After decades of protracted conflict, political fracture, and climate-related hardships, Somalia has significant barriers to private sector growth, from absent physical and financial infrastructure to recurring climate-driven shocks, high production costs, and transportation constraints in insecure zones.
As a result, Somalia has one of the lowest gross domestic products in the world, and unemployment hovers at 75 percent.
Despite Somalis’ persistent entrepreneurial spirit, new businesses are often hamstrung by the lack of components such as cold chain storage, water for irrigation, or reliable transportation. Firms have struggled to produce at a scale that reduce costs, improves quality, and meets demand.
At the same time, the policy and regulatory frameworks that govern and support businesses have been weakened by years of political instability and violence and by a financial infrastructure that lacks formal banking and accessible loans.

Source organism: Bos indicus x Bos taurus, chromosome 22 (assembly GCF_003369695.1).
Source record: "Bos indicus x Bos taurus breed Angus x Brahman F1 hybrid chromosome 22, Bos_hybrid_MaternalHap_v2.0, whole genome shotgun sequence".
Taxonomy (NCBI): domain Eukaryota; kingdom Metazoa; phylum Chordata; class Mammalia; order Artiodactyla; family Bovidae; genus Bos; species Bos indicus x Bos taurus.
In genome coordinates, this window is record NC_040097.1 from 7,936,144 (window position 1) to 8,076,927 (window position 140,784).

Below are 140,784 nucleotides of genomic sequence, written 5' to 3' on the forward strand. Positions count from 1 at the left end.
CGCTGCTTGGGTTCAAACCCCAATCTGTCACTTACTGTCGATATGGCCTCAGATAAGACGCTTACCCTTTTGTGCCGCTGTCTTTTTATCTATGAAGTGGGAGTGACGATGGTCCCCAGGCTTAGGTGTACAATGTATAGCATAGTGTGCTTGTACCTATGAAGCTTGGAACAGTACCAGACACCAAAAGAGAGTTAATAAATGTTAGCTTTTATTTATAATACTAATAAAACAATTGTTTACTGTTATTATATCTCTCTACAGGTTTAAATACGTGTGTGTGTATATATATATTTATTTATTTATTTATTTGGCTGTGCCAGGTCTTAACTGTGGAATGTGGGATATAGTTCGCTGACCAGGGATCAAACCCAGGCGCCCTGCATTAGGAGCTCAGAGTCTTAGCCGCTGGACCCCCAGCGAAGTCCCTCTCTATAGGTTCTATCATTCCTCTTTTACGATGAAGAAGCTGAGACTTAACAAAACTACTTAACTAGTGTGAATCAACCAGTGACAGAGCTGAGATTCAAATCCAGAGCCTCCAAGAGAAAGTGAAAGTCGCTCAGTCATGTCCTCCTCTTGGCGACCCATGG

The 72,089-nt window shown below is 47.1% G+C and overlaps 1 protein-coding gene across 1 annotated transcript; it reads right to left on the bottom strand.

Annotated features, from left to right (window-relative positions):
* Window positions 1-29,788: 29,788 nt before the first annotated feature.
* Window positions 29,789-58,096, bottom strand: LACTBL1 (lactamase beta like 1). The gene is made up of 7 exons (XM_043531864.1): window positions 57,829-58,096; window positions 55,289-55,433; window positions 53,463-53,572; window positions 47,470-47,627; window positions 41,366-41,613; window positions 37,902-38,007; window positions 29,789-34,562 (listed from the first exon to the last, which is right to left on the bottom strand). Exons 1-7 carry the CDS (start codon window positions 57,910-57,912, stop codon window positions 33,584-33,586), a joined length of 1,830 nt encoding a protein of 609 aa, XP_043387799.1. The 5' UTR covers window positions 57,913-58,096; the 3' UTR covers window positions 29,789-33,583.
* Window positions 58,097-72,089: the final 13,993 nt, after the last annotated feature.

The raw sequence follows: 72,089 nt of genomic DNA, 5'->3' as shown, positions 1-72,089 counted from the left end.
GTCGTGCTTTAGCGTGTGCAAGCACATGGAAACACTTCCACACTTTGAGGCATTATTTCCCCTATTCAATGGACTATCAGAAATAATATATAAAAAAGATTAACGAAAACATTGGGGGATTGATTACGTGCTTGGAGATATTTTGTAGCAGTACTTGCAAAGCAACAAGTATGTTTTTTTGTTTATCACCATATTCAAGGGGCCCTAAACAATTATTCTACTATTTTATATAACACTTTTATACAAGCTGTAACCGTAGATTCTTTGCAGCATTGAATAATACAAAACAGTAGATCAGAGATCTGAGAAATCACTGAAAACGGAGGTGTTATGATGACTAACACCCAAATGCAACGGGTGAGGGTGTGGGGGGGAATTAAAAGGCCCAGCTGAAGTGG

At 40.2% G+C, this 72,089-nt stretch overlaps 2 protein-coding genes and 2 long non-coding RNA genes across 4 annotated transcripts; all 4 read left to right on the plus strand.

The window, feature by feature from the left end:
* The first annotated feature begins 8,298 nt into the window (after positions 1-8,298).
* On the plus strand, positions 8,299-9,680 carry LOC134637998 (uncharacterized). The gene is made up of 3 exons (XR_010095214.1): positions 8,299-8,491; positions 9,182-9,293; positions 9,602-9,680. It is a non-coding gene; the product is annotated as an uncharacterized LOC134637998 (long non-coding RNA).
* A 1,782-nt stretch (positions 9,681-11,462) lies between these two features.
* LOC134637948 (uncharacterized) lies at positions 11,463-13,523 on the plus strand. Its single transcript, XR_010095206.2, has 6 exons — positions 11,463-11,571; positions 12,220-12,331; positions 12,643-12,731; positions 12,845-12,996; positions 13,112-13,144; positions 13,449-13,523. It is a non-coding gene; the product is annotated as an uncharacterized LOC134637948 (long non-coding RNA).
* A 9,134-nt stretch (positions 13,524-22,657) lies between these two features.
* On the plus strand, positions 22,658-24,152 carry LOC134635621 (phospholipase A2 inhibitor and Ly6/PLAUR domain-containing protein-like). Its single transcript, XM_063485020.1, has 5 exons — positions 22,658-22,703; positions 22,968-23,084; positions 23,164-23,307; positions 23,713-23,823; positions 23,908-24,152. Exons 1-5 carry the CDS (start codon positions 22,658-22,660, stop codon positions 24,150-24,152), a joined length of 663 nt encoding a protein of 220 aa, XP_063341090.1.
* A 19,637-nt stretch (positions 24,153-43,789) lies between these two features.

The Somalia Growth, Enterprise, Employment and Livelihoods (GEEL) project, funded by the United States Agency for International Development (USAID), works through Somalia’s private sector to build a robust economic engine that boosts employment, increases incomes, and contributes to stability.
Since 2016, GEEL’s market-driven approach has leveraged over $33.5 million in private capital investments and created more than 7,400 full-time jobs and an estimated 15,700 secondary and part-time jobs, while signaling to the world that Somalia is open for business.